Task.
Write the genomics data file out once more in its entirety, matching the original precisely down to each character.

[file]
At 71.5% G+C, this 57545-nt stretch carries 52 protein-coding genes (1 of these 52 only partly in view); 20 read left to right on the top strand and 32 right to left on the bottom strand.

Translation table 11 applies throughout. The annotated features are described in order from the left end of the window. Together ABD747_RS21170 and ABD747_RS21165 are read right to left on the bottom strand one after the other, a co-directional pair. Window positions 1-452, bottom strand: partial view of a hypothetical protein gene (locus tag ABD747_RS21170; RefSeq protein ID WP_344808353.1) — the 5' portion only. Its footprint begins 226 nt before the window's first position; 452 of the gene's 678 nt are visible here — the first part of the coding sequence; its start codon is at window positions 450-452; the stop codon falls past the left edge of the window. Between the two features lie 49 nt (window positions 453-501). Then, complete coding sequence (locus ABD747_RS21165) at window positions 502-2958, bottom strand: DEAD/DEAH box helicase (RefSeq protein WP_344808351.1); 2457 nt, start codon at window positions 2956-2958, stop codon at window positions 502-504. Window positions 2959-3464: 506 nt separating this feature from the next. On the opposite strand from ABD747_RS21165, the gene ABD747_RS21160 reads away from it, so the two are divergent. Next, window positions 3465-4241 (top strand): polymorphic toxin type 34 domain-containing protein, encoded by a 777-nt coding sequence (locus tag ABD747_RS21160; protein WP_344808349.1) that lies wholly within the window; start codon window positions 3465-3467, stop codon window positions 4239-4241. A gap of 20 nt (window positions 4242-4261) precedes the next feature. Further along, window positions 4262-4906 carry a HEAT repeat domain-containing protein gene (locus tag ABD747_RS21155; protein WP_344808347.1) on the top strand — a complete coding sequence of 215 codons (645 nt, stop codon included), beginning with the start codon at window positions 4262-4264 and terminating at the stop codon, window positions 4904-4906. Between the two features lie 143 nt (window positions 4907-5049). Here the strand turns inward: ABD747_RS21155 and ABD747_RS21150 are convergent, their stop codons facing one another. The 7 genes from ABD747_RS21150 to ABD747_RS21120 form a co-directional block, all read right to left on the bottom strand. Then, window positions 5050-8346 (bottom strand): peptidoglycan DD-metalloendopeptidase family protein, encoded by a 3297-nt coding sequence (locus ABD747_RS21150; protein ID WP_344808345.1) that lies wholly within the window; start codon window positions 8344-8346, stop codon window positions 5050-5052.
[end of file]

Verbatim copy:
At 71.5% G+C, this 57545-nt stretch carries 52 protein-coding genes (1 of these 52 only partly in view); 20 read left to right on the top strand and 32 right to left on the bottom strand.

Translation table 11 applies throughout. The annotated features are described in order from the left end of the window. Together ABD747_RS21170 and ABD747_RS21165 are read right to left on the bottom strand one after the other, a co-directional pair. Window positions 1-452, bottom strand: partial view of a hypothetical protein gene (locus tag ABD747_RS21170; RefSeq protein ID WP_344808353.1) — the 5' portion only. Its footprint begins 226 nt before the window's first position; 452 of the gene's 678 nt are visible here — the first part of the coding sequence; its start codon is at window positions 450-452; the stop codon falls past the left edge of the window. Between the two features lie 49 nt (window positions 453-501). Then, complete coding sequence (locus ABD747_RS21165) at window positions 502-2958, bottom strand: DEAD/DEAH box helicase (RefSeq protein WP_344808351.1); 2457 nt, start codon at window positions 2956-2958, stop codon at window positions 502-504. Window positions 2959-3464: 506 nt separating this feature from the next. On the opposite strand from ABD747_RS21165, the gene ABD747_RS21160 reads away from it, so the two are divergent. Next, window positions 3465-4241 (top strand): polymorphic toxin type 34 domain-containing protein, encoded by a 777-nt coding sequence (locus tag ABD747_RS21160; protein WP_344808349.1) that lies wholly within the window; start codon window positions 3465-3467, stop codon window positions 4239-4241. A gap of 20 nt (window positions 4242-4261) precedes the next feature. Further along, window positions 4262-4906 carry a HEAT repeat domain-containing protein gene (locus tag ABD747_RS21155; protein WP_344808347.1) on the top strand — a complete coding sequence of 215 codons (645 nt, stop codon included), beginning with the start codon at window positions 4262-4264 and terminating at the stop codon, window positions 4904-4906. Between the two features lie 143 nt (window positions 4907-5049). Here the strand turns inward: ABD747_RS21155 and ABD747_RS21150 are convergent, their stop codons facing one another. The 7 genes from ABD747_RS21150 to ABD747_RS21120 form a co-directional block, all read right to left on the bottom strand. Then, window positions 5050-8346 (bottom strand): peptidoglycan DD-metalloendopeptidase family protein, encoded by a 3297-nt coding sequence (locus ABD747_RS21150; protein ID WP_344808345.1) that lies wholly within the window; start codon window positions 8344-8346, stop codon window positions 5050-5052.